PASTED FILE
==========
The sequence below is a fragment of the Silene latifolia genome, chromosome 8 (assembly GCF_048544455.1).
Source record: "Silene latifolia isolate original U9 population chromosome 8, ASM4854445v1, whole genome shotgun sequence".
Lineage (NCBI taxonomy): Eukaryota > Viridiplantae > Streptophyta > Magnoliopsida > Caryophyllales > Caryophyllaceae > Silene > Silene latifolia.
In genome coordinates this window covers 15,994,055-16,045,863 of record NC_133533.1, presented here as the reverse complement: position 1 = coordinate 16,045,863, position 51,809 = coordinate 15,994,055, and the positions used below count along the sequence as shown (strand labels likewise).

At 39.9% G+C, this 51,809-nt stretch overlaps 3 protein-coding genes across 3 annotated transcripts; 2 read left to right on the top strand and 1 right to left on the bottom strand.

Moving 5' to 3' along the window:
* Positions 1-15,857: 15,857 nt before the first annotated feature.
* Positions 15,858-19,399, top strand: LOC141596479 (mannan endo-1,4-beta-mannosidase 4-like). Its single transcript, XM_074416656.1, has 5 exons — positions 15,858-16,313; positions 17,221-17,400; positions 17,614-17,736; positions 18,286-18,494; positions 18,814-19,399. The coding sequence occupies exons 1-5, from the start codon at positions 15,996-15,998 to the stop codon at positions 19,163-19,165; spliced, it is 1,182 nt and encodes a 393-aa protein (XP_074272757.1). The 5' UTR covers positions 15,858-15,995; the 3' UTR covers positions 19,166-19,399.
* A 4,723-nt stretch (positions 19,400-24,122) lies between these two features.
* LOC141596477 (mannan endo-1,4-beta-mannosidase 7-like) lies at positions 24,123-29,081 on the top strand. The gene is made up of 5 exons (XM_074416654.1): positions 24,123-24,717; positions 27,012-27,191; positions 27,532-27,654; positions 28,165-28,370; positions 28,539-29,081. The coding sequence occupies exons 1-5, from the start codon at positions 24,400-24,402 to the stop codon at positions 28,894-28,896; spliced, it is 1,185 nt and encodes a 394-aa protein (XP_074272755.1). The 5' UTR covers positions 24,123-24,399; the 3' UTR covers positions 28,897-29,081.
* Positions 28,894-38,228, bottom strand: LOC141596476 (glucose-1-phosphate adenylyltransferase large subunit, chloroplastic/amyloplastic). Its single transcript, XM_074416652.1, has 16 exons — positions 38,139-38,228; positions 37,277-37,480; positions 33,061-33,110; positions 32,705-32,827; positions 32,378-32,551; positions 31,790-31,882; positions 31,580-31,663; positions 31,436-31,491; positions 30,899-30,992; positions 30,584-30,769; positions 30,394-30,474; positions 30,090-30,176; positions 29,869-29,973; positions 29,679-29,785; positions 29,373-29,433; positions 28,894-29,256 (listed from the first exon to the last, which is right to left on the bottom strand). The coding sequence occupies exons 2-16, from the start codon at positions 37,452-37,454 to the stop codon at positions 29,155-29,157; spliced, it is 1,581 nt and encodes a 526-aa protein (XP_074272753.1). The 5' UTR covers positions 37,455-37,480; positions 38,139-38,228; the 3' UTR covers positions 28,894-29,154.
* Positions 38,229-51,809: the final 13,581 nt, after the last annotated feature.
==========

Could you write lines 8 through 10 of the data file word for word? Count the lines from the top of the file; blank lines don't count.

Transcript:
* Positions 15,858-19,399, top strand: LOC141596479 (mannan endo-1,4-beta-mannosidase 4-like). Its single transcript, XM_074416656.1, has 5 exons — positions 15,858-16,313; positions 17,221-17,400; positions 17,614-17,736; positions 18,286-18,494; positions 18,814-19,399. The coding sequence occupies exons 1-5, from the start codon at positions 15,996-15,998 to the stop codon at positions 19,163-19,165; spliced, it is 1,182 nt and encodes a 393-aa protein (XP_074272757.1). The 5' UTR covers positions 15,858-15,995; the 3' UTR covers positions 19,166-19,399.
* A 4,723-nt stretch (positions 19,400-24,122) lies between these two features.
* LOC141596477 (mannan endo-1,4-beta-mannosidase 7-like) lies at positions 24,123-29,081 on the top strand. The gene is made up of 5 exons (XM_074416654.1): positions 24,123-24,717; positions 27,012-27,191; positions 27,532-27,654; positions 28,165-28,370; positions 28,539-29,081. The coding sequence occupies exons 1-5, from the start codon at positions 24,400-24,402 to the stop codon at positions 28,894-28,896; spliced, it is 1,185 nt and encodes a 394-aa protein (XP_074272755.1). The 5' UTR covers positions 24,123-24,399; the 3' UTR covers positions 28,897-29,081.